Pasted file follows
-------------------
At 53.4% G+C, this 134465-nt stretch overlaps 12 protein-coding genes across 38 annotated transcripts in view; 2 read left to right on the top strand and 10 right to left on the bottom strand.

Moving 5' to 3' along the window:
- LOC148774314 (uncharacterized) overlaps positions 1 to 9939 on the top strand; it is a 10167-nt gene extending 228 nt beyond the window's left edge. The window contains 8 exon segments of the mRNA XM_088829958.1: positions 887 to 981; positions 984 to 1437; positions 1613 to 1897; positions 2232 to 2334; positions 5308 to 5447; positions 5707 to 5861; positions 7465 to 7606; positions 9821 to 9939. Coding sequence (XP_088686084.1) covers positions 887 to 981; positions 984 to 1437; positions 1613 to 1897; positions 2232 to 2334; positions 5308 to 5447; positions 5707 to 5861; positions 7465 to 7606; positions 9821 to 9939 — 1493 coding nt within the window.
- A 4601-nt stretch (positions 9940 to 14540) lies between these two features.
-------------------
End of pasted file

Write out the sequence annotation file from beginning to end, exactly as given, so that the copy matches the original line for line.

At 53.4% G+C, this 134465-nt stretch overlaps 12 protein-coding genes across 38 annotated transcripts in view; 2 read left to right on the top strand and 10 right to left on the bottom strand.

Moving 5' to 3' along the window:
- LOC148774314 (uncharacterized) overlaps positions 1 to 9939 on the top strand; it is a 10167-nt gene extending 228 nt beyond the window's left edge. The window contains 8 exon segments of the mRNA XM_088829958.1: positions 887 to 981; positions 984 to 1437; positions 1613 to 1897; positions 2232 to 2334; positions 5308 to 5447; positions 5707 to 5861; positions 7465 to 7606; positions 9821 to 9939. Coding sequence (XP_088686084.1) covers positions 887 to 981; positions 984 to 1437; positions 1613 to 1897; positions 2232 to 2334; positions 5308 to 5447; positions 5707 to 5861; positions 7465 to 7606; positions 9821 to 9939 — 1493 coding nt within the window.
- A 4601-nt stretch (positions 9940 to 14540) lies between these two features.